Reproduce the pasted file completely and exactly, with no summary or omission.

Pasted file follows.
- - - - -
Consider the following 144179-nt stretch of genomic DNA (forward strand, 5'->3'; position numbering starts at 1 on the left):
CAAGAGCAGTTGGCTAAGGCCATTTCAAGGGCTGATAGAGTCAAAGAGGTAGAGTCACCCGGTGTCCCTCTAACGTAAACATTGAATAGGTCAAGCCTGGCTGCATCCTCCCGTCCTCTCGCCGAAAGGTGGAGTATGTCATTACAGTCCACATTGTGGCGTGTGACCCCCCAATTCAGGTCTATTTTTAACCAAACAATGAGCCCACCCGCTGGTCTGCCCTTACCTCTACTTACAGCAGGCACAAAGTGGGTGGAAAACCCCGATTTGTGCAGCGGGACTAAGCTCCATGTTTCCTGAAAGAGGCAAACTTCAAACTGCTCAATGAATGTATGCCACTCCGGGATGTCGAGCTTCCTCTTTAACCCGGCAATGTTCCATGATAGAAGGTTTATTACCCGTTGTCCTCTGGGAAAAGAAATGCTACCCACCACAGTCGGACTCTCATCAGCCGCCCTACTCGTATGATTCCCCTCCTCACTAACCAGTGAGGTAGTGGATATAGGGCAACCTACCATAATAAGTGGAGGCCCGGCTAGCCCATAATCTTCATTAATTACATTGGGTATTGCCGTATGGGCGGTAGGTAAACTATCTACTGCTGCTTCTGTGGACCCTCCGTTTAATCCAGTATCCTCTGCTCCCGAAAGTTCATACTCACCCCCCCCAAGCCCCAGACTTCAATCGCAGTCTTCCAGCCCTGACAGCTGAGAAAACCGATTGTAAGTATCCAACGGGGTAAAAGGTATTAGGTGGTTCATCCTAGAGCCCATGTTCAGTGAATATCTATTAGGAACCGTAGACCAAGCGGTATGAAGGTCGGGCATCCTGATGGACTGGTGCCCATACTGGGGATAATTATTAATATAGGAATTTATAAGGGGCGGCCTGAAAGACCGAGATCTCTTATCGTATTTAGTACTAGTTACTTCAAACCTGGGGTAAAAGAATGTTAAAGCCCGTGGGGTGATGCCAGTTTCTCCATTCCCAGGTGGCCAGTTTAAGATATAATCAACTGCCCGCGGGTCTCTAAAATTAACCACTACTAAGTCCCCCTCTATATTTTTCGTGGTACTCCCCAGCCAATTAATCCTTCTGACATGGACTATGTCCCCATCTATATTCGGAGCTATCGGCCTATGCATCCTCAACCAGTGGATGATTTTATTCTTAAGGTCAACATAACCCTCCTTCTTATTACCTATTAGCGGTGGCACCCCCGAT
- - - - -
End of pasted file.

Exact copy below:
Consider the following 144179-nt stretch of genomic DNA (forward strand, 5'->3'; position numbering starts at 1 on the left):
CAAGAGCAGTTGGCTAAGGCCATTTCAAGGGCTGATAGAGTCAAAGAGGTAGAGTCACCCGGTGTCCCTCTAACGTAAACATTGAATAGGTCAAGCCTGGCTGCATCCTCCCGTCCTCTCGCCGAAAGGTGGAGTATGTCATTACAGTCCACATTGTGGCGTGTGACCCCCCAATTCAGGTCTATTTTTAACCAAACAATGAGCCCACCCGCTGGTCTGCCCTTACCTCTACTTACAGCAGGCACAAAGTGGGTGGAAAACCCCGATTTGTGCAGCGGGACTAAGCTCCATGTTTCCTGAAAGAGGCAAACTTCAAACTGCTCAATGAATGTATGCCACTCCGGGATGTCGAGCTTCCTCTTTAACCCGGCAATGTTCCATGATAGAAGGTTTATTACCCGTTGTCCTCTGGGAAAAGAAATGCTACCCACCACAGTCGGACTCTCATCAGCCGCCCTACTCGTATGATTCCCCTCCTCACTAACCAGTGAGGTAGTGGATATAGGGCAACCTACCATAATAAGTGGAGGCCCGGCTAGCCCATAATCTTCATTAATTACATTGGGTATTGCCGTATGGGCGGTAGGTAAACTATCTACTGCTGCTTCTGTGGACCCTCCGTTTAATCCAGTATCCTCTGCTCCCGAAAGTTCATACTCACCCCCCCCAAGCCCCAGACTTCAATCGCAGTCTTCCAGCCCTGACAGCTGAGAAAACCGATTGTAAGTATCCAACGGGGTAAAAGGTATTAGGTGGTTCATCCTAGAGCCCATGTTCAGTGAATATCTATTAGGAACCGTAGACCAAGCGGTATGAAGGTCGGGCATCCTGATGGACTGGTGCCCATACTGGGGATAATTATTAATATAGGAATTTATAAGGGGCGGCCTGAAAGACCGAGATCTCTTATCGTATTTAGTACTAGTTACTTCAAACCTGGGGTAAAAGAATGTTAAAGCCCGTGGGGTGATGCCAGTTTCTCCATTCCCAGGTGGCCAGTTTAAGATATAATCAACTGCCCGCGGGTCTCTAAAATTAACCACTACTAAGTCCCCCTCTATATTTTTCGTGGTACTCCCCAGCCAATTAATCCTTCTGACATGGACTATGTCCCCATCTATATTCGGAGCTATCGGCCTATGCATCCTCAACCAGTGGATGATTTTATTCTTAAGGTCAACATAACCCTCCTTCTTATTACCTATTAGCGGTGGCACCCCCGAT